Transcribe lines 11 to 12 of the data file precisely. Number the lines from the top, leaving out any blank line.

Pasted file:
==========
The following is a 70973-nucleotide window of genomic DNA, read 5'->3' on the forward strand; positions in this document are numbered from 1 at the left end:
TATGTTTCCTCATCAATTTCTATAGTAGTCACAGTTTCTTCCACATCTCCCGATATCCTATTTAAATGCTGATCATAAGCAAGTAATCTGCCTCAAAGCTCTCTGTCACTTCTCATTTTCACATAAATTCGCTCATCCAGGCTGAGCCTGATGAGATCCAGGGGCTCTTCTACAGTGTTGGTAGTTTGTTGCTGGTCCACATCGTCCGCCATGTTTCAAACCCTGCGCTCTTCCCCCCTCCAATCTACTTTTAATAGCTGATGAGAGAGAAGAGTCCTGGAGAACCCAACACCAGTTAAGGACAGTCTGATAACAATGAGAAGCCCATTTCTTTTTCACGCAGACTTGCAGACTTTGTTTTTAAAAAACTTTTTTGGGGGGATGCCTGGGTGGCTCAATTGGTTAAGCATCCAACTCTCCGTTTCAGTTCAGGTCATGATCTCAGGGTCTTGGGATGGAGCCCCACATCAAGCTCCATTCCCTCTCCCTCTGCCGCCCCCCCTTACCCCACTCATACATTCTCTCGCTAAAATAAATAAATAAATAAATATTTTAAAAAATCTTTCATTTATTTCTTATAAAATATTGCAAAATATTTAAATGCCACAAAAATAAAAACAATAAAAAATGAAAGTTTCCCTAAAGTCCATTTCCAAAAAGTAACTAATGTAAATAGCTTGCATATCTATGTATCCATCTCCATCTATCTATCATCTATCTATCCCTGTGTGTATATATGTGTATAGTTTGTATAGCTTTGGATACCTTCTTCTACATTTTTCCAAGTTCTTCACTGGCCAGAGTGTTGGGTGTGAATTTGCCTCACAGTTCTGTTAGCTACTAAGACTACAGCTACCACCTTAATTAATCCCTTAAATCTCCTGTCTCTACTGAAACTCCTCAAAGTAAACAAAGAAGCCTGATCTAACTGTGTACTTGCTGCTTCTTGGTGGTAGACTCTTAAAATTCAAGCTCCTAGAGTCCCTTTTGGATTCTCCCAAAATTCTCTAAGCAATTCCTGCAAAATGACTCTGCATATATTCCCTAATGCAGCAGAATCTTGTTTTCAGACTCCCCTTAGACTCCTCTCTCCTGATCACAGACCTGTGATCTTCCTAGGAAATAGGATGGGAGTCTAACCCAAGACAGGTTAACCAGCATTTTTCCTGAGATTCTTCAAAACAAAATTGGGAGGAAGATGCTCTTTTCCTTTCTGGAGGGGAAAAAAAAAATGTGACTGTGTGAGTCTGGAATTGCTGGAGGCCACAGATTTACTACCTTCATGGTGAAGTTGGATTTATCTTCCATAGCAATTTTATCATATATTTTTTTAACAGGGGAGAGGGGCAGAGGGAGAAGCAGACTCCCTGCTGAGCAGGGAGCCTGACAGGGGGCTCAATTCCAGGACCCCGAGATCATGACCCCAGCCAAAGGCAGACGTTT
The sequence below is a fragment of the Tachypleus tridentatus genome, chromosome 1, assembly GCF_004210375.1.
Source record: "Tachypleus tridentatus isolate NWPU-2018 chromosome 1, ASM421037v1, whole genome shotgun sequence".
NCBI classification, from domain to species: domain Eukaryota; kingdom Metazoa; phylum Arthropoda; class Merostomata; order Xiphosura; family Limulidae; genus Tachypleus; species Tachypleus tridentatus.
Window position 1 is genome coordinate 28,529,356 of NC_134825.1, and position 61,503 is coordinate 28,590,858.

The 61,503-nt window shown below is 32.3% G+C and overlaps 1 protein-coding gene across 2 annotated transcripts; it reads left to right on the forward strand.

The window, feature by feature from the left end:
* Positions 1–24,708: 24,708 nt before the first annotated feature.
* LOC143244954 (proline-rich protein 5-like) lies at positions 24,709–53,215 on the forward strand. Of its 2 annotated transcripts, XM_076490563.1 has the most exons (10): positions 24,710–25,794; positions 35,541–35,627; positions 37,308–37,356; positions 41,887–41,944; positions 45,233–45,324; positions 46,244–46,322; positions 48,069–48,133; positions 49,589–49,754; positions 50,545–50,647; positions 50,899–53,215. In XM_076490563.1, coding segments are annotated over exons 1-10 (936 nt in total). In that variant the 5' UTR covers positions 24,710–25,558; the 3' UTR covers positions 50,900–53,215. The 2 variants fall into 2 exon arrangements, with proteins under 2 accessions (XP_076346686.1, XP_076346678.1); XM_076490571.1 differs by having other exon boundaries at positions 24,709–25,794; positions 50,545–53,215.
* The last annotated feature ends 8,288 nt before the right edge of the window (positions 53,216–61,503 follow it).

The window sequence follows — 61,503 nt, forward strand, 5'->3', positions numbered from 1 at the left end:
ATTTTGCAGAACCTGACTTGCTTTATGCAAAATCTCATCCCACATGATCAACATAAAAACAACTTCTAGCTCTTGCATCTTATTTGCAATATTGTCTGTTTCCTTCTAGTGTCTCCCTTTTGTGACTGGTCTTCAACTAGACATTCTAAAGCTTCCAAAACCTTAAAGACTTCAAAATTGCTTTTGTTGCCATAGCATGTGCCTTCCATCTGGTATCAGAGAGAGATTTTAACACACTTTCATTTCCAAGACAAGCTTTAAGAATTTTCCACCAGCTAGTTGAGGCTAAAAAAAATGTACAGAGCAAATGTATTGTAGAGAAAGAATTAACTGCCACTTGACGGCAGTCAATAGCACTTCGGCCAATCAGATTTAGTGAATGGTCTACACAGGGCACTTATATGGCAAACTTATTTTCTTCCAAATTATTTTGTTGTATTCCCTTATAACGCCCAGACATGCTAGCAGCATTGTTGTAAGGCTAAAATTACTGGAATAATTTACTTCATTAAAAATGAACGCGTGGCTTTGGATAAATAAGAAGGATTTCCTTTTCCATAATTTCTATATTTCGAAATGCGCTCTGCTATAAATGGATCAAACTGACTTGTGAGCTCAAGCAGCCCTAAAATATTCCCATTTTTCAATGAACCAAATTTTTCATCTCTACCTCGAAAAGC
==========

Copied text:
* The last annotated feature ends 8,288 nt before the right edge of the window (positions 53,216–61,503 follow it).

The window sequence follows — 61,503 nt, forward strand, 5'->3', positions numbered from 1 at the left end: